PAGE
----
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Passover Meals

La Quinta, California: We enjoyed simple meals over the past eight days (not counting the first two nights of Passover). Avoiding grains (including gin, Dear Reader) is easiest to deal with at home. Since we usually do pizza on Sunday, we made matzo pizzas on Sunday because... well...

Matzo "pizzas" baked in the oven, using the left-over veggies from the pre-Coachella brunch. Pizza was served with a big tossed salad. Super crunchy crust.

One night I made a version of Sole Meniere. The sole was dusted in potato starch instead of flour and served over a bed of sauteed fennel, green beans and carrots (all the raw veggies remaining from our Seder food preparation).

Another night, we tried Vietnamese-style sesame-encrusted chicken tenders (I usually use tofu). The chicken was air-fried and served with nuoc cham dipping sauce, grilled bok choy, and a Japanese cucumber and vinegar salad. No rice.

During this week, four cherry tomatoes from our herb/vegetable pots were ready to harvest. Our first crop of 2022!

This was dinner. Turkey sausage from Zoe's Meats, parmesan crackers, cheeses, olives, radish, almonds.

After the tomato harvest, we suffered through a terrible wind storm. Strong gusts pelted the valley all night, stirring up clouds of dust, and keeping us from a good sleep. Then it started to rain - and the drops came down hard enough to cause a water-fall from our roof drain gulley's (remember, no gutters in the desert). I kept going outside to check on the tomato plants, as the wind was really whipping them around - even inside the four walls of our courtyard. I was worried my pathetic attempt at staking the vines was not going to hold. I did some middle-of-the-night stake adjusting, but woke to find one bent vine (not sure if it will recover) and one egg-sized green "Early Girl" tomato on the ground. (Insert sad face here.) My Driver braved Coachella Music Festival traffic to visit a garden store to purchase four really tall stakes, so now the vines are protected in a make-shift twine cage.

Take that, Mother Nature.

All the mess to clean up, and all we thought was how happy the storm was Thursday night and not Friday night during the music festival. THAT would have been a nightmare for the hipsters!

Another ho-hum appetizer plate.

For Shabbat: Matzo Ball Soup. The chicken stock was made from the carcass of the whole butterflied chicken DT grilled Saturday night (16th), and it was outstanding. Since acquiring a pressure cooker, I have learned it makes the BEST stock: place the carcass and any other chicken bits (I do not use offal) left-over, cover the bones completely with water, and pressure cook on HIGH for 45 minutes. Let the pressure release naturally and strain the stock. (Discard the bones.) Chill the stock to let the fat rise to the top. Discard the fat (or not), then freeze the stock in the portions you will need later. Viola! Notice this stock includes no vegetables. No bay leaf. Nothing. You can add salt, as needed, later.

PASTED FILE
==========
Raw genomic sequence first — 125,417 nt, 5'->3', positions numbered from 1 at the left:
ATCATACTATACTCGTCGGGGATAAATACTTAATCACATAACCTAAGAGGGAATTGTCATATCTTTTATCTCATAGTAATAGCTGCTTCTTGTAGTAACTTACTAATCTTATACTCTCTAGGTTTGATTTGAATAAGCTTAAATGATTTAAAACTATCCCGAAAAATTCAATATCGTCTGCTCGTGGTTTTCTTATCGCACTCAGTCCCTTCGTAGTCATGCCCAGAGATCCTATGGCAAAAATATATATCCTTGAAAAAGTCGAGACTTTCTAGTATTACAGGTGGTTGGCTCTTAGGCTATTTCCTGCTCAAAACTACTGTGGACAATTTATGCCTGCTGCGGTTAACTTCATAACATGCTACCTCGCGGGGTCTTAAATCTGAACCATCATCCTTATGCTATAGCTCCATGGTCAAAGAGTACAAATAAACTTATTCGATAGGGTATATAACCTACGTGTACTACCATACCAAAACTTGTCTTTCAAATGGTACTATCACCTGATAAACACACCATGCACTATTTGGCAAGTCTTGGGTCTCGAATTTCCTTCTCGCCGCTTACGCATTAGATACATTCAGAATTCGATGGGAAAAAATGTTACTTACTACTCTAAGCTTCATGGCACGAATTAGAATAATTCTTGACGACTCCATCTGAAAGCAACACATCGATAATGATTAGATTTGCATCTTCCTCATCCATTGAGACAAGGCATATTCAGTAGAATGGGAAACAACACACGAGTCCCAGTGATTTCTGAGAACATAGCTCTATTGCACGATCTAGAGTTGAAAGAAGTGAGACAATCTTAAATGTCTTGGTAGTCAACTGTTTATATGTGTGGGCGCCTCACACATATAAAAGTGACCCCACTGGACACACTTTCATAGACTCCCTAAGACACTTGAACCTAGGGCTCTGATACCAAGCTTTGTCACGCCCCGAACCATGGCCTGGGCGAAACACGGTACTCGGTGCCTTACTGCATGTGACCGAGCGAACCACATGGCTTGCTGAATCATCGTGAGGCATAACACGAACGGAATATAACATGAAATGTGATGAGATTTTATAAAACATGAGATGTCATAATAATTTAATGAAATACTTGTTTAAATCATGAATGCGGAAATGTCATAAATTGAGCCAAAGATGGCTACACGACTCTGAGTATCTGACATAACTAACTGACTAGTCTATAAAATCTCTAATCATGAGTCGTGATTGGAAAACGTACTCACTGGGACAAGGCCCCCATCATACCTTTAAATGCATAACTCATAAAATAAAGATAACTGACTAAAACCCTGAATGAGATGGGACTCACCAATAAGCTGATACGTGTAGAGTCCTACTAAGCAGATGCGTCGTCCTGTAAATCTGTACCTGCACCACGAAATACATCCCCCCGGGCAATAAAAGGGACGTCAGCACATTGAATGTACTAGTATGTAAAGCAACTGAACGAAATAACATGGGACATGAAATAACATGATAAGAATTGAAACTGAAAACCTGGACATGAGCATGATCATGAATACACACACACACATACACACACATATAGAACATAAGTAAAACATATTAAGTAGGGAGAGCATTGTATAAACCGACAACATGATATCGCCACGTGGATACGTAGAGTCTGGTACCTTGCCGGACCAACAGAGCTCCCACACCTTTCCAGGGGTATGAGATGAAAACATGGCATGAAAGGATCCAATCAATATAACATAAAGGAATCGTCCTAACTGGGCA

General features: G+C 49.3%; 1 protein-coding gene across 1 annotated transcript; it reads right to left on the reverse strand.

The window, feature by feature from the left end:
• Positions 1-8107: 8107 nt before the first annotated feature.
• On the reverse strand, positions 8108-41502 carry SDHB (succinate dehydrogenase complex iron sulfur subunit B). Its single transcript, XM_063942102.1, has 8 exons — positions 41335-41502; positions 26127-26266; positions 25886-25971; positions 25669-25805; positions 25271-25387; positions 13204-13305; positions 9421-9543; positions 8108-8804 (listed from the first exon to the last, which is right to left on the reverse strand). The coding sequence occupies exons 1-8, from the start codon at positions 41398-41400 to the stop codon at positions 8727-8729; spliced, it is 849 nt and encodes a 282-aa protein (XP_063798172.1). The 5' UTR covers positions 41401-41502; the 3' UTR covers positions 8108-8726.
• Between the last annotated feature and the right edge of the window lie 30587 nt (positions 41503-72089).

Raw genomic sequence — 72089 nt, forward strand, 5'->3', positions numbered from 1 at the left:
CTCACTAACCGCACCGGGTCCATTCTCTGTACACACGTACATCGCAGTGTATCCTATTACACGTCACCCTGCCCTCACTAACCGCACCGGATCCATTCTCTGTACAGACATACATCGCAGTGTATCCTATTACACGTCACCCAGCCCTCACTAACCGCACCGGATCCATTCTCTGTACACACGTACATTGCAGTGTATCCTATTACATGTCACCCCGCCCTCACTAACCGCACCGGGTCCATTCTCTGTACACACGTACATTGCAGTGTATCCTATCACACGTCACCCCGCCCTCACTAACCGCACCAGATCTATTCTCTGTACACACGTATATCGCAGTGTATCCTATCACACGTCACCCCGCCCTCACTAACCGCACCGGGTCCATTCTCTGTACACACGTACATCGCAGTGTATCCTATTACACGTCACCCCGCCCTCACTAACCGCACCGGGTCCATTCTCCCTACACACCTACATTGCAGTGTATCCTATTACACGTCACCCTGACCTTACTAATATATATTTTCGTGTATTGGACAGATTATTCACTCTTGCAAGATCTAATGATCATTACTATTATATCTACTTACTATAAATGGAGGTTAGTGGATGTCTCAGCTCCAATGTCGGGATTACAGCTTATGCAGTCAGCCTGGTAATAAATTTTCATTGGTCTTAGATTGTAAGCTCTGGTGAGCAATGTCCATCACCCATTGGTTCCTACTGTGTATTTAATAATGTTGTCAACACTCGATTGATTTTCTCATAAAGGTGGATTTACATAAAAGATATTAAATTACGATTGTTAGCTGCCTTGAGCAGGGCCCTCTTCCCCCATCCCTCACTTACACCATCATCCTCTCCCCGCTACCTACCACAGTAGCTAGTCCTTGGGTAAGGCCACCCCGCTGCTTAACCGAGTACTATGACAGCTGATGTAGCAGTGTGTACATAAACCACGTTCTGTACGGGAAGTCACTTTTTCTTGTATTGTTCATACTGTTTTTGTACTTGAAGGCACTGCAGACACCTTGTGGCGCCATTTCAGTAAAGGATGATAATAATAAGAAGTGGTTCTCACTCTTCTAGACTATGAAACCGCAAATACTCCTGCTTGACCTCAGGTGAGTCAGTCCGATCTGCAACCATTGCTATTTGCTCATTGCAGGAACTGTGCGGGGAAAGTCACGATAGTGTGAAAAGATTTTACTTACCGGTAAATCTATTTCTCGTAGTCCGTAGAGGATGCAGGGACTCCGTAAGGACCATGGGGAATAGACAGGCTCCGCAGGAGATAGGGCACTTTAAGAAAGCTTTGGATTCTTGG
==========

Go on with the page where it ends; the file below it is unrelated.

A handful of shredded breast was saved/frozen from last week's chicken for tonight's soup. All I added was one carrot, shredded with a vegetable peeler... and matzo balls. And parsley.

Must. Garnish.

The soup was served with a composed tomato salad dressed with a vinaigrette using the dregs from the bottom of a jar of anchovies (don't waste food!), lemon juice, olive oil and lots of black pepper. It was drizzled over the sliced tomatoes and garnished with kalamata olives. Yummy.

The last night of Passover was not very exciting. I was running out of ideas, and had one massive russet potato, plus a bunch of asparagus that needed to be used. Dave grilled chicken thighs (that had marinated in the last of the jug of orange juice the kids didn't finish during their visit). I suggested we have the potato served au gratin, he grill the asparagus with the chicken, and I would make a wedge salad. DT suggested that was too much food... so compromised to serve the asparagus cold as a salad. (A wedge will be served with our pizza Sunday night.)

Steamed, chilled, and topped with a drizzle of home-made tarragon mayonnaise. Chopped tomato garnish. Salad!

The potato was the hit of the night. Baked in the toaster oven in a teeny pan. My mom made the best au gratin potatoes. Maybe I learned this technique from her? This dish is best prepared with gold potatoes, but we work with what we have.

The Coachella Music Festival ends Sunday night and 125,000 music fans will leave town. Monday, I will venture out to the grocer and restock (assuming the grocers have restocked!), and prepare for another week of meals. One dinner will definitely include pasta.

Until my next update, I remain, your unleavened correspondent.

3 thoughts

  1. I pressure cook mine for 2 hrs. Still faster than hours of simmering on the stove. Most times I do add the scrap veggies I save in my freezer. Mainly carrot peelings, celery pieces and onion ends plus clean skins as it gives it a darker color. And if you can find chicken feet a real plus for the collagen. Makes a very gelatinous broth.

  2. Hi Terry! So glad you’re enjoying using a pressure cooker. I adapted your Spicy Chinese Beef pot for the pressure cooker & just love it. The sauce is so good & the flank steak is very tender. I need to work on your Southwestern Chicken chowder for the pressure cooker. Everyone loves it! Thanks for all your great recipes.

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